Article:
It’s home to the world’s second largest population — more than 1.2 billion people — and now, one of the globe’s biggest economies. But for years, India’s rise as a powerhouse economy has been overshadowed by its even larger neighbor, China. As China’s economy sputters, the Indian economy continues to grow. Last year, India’s economy grew by more than 7 percent, mostly powered by increasing output from its manufacturing sector. By most accounts, that trajectory is expected to continue in the years to come. India is also outperforming other emerging markets. According to Forbes, India “was the best-performing emerging market in 2014, delivering over 29 percent,” making it increasingly attractive to investors both in and outside the country. India’s rise and steady growth has led to an outpour of opportunities. And as its economy continues to evolve, India’s business culture transforms and adapts to a new status quo. Some Kellogg graduates are leading the way. BY BOBBY CAINA CALVAN





As Nidhi Agarwal ’08 tells it, her foray into fashion began when she spilled coffee on her blouse. When she went to a nearby mall for a replacement, she couldn’t find a shirt with the right fit. “That’s when I realized there was a large unmet need in the Indian market for Western non-casual wear for the Indian silhouette,” she recalled. “And I wondered whether I was the only Indian who felt like this.” Agarwal started her career as an accountant, but had early aspirations of running her own business. Now she hopes to grow her company, KAARYAH Lifestyle Solutions, into India’s premier outlet for Western-style women’s apparel. Though traditional wear, such as the sari, still dominates the women’s apparel market, Western tastes have begun to take hold, Agarwal said, particularly among India’s younger generations. Agarwal said she wants to replicate the success of U.S. apparel companies like Ann Taylor and The Limited, brands that became well-known to her while attending Kellogg. But she’s faced challenges since launching the company nearly two years ago. After pitching to dozens of investors, Agarwal secured pre-Series A funding from Indian businessman Ratan Tata, chairman emeritus of the $100-billion Tata Group. The funding proves there’s a need for this kind of business, Agarwal said, as more Indian women try to find inroads into their country’s overwhelmingly male-dominated economy. According to researchers for the International Monetary Fund, only 125 million of the roughly 380 million working-age Indian women are employed or looking for work. Agarwal is betting more firms will hire women to power India’s expanding economy. And more women entering the workforce will widen the demand for the Western-style work clothes her company markets. For now, KAARYAH’s fashions can only be bought online. But Agarwal hopes to open more channels as she grows her brand across the digital marketplace. k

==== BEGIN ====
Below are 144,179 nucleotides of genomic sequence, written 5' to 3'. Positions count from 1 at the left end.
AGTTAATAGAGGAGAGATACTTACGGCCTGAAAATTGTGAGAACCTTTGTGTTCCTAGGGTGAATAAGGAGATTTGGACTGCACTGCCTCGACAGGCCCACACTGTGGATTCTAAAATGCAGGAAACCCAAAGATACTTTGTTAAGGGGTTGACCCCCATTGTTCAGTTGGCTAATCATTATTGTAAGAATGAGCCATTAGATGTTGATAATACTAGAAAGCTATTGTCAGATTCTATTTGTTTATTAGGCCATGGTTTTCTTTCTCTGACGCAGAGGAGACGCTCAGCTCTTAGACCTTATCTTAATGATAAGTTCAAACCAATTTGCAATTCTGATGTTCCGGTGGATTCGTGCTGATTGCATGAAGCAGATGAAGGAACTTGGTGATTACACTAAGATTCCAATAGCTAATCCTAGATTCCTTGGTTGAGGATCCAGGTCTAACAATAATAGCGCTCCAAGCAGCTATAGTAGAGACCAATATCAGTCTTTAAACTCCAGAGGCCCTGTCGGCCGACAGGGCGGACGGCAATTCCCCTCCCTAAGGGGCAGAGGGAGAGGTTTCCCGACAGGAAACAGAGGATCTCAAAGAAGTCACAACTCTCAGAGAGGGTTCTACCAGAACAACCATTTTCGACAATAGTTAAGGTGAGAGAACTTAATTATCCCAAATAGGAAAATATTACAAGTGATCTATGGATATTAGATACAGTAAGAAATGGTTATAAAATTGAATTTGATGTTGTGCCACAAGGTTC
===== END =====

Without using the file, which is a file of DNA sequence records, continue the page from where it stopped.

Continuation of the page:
300+ 26




“Social imperatives

are all around us in India. I’ve grown up with it.”

JASJIT MANGAT ’97 Investment Director, Omidyar Network



Jasjit Mangat ’97 knew something big was happening in his native country. “When I moved back to India in 2003, it was because the opportunities were so great,” Mangat said. “India is certainly going through transformative times.” His opportunities back home began while he was working as an investment consultant for the Carlyle Group, a private equity firm with $188 billion in assets invested across the globe. He focused on the energy and healthcare sectors, two areas of India’s economy that have helped the country develop into a major world economy. But as India grew, Mangat also saw the challenges his country faced, including the poverty that prevented huge swaths of India’s population from taking part in India’s boom. Fast forward to 2009. Omidyar Network, the philanthropic venture capital firm established by eBay Founder Pierre Omidyar, wanted to expand its footprint into India. Mangat and Jayant Sinha, now the country’s finance minister, were tapped to lead the effort. It was an opportunity for Mangat, an investment director